Regarding “Lethal hypothermia – a sometimes elusive diagnosis”

Forensic Science, Medicine, and Pathology, Jan 2018

Vladimir Živković, Slobodan Nikolić

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Regarding “Lethal hypothermia – a sometimes elusive diagnosis”

Regarding “Lethal hypothermia - a sometimes elusive diagnosis” Vladimir Živković 0 Slobodan Nikolić 0 0 Institute of Forensic Medicine, University of Belgrade - School of Medicine , 31a Deligradska str., Belgrade 11000 , Serbia 1 Slobodan Nikolić Funding This work was supported by Ministry of Science of Republic of Serbia, Grant No. 45005. 1. Byard RW, Bright FM. Lethal hypothermia - a sometimes elusive diagnosis. Forensic Sci Med Pathol. 2017. https://doi.org/10.1007/ s12024-017-9916-z. 2. Weinke H. Ein neues Zeichen beim Unterkuehlungstod. 5. Frühjahrstagung der Deutschen Gesellschaft für RechtsmedizinRegion Nord. Rostock. 10./11.05.1996. 1996. 3. Lignitz E, Henn V. New autopsy signs in violent death. Forensic Sci Int. 2007;165:172-7. 4. Hejna P, Zátopková L, Tsokos M. The diagnostic value of synovial membrane hemorrhage and bloody discoloration of synovial fluid (“inner knee sign”) in autopsy cases of fatal hypothermia. Int J Legal Med. 2012;126:415-9. 5. Palmiere C, Teresiński G, Hejna P. Postmortem diagnosis of hypothermia. Int J Legal Med. 2014;128:607-14. 6. Madea B, editor. Handbook of forensic medicine. Chichester: Wiley; 2014. 7. Dettmeyer R, Verhoff M, Schuetz H. Forensic pathology - fundamentals and perspectives. Heidelberg: Springer; 2014. - We read with interest the article by Byard and Bright entitled “Lethal hypothermia – a sometimes elusive diagnosis” [1]. Among other considerations concerning death due to hypothermia, the article summarized major autopsy signs that occur with variable frequency: pink discoloration of the skin over the extensor surfaces of large joints, respiratory and other skeletal muscle hemorrhage, superficial gastric erosions, or Wischnewski spots, vacuolization of renal tubular cells, acute pancreatic inflammation with fat necrosis, fatty change in cells of the heart, liver and kidneys, etc. However, one of the quite important autopsy signs is missing, described not only in papers [2–5], but also in some of the major forensic medicine textbooks in English, written by German authors [6, 7]. The “inner knee sign” is characterized by hemorrhages of the synovial membrane and bloody discoloration of synovial fluid, and was first described as “innere Kniebefunde” by the German author, Weinke, in 1996 [2]. This sign, when appearing in a non-traumatized knee and in the absence of post mortem putrefaction changes, seems to have a similar diagnostic value to that of frost erythema [3, 4]. The blood supply of the synovial membrane is a vascular system independent of the fibrous membrane of the articular capsule with capillaries that penetrate into the inner cell layers of the synovial intima. Since the regulation of the blood supply depends on temperature, it seems quite probable that the influence of cold might lead to stasis and extravasation of erythrocytes. Thus, the primary observation of the “inner knee sign” is dependent on hypothermia [2–4]. Conflict of interest The authors hereby declare that they have no conflict of interest.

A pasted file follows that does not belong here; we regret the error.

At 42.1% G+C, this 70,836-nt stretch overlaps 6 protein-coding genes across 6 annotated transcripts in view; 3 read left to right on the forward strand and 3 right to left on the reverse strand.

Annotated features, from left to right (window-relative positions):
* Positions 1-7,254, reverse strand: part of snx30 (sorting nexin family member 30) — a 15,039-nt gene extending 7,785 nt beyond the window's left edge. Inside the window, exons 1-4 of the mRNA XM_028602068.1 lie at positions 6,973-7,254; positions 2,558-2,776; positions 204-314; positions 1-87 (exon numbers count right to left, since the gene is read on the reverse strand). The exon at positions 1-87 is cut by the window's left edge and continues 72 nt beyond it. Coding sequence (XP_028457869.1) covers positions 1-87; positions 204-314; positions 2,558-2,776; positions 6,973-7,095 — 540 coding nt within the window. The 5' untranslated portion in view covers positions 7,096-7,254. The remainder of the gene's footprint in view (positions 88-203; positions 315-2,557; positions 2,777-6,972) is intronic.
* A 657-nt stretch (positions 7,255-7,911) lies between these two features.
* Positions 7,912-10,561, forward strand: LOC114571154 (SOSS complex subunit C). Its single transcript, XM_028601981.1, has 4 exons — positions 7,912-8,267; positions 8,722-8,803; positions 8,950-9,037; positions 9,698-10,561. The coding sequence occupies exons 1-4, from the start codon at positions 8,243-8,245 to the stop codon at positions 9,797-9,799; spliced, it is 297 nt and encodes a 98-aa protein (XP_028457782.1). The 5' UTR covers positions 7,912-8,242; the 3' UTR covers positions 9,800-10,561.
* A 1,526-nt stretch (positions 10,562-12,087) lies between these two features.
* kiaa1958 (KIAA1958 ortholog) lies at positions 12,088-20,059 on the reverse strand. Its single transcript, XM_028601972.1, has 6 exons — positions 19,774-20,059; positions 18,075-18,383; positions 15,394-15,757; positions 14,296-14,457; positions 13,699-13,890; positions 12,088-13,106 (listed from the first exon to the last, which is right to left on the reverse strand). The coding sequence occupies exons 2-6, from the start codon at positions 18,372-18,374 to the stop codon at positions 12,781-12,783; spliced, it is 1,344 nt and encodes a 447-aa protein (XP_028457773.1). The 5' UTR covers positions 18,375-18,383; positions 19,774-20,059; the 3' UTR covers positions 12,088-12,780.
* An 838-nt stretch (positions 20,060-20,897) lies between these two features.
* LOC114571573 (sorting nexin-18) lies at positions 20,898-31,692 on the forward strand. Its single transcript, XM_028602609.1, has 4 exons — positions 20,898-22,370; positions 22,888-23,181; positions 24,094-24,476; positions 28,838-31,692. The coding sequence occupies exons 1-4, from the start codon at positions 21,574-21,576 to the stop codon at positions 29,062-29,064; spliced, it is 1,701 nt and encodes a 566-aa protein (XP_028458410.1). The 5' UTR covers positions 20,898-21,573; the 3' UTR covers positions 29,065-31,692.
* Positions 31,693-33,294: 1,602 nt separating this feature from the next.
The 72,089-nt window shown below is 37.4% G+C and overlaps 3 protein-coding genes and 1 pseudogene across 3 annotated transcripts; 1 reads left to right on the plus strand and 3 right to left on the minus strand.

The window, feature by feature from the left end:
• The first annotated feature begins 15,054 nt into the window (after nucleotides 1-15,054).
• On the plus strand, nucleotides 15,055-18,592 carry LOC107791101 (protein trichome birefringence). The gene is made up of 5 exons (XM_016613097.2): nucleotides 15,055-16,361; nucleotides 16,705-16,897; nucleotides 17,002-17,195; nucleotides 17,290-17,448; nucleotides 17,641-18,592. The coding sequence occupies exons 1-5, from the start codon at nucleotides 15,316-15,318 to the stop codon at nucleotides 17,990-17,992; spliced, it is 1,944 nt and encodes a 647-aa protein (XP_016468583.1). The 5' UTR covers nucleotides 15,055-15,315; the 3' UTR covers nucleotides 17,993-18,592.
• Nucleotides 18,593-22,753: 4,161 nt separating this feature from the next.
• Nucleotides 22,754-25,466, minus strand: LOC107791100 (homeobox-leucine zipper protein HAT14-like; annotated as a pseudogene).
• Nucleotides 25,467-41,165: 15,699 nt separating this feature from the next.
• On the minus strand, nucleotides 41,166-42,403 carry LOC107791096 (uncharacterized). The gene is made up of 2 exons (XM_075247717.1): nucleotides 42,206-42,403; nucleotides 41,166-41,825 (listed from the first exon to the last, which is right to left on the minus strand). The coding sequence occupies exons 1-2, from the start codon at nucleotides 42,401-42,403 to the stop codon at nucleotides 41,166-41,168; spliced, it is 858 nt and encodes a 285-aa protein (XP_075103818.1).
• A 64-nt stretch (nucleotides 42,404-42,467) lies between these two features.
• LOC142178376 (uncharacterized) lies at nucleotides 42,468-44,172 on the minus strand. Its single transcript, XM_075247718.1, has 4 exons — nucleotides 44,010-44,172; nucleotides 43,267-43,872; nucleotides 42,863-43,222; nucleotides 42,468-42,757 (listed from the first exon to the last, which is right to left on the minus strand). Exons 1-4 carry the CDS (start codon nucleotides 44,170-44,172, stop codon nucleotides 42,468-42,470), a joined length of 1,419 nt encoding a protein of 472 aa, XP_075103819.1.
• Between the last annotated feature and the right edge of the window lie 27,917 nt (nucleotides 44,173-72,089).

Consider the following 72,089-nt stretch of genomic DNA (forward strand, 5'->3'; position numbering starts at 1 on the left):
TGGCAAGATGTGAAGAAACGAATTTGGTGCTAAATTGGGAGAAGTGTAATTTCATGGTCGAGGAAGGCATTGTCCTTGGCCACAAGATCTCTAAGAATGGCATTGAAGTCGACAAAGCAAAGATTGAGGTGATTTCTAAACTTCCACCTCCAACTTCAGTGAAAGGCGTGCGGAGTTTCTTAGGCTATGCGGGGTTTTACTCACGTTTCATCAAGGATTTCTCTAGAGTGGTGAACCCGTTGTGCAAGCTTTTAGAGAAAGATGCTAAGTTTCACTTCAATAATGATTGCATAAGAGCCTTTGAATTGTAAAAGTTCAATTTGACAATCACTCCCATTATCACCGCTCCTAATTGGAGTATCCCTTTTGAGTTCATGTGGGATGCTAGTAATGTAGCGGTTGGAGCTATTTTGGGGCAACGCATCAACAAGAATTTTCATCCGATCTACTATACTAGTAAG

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Vladimir Živković, Slobodan Nikolić. Regarding “Lethal hypothermia – a sometimes elusive diagnosis”, Forensic Science, Medicine, and Pathology, 2018, 1-1, DOI: 10.1007/s12024-018-9949-y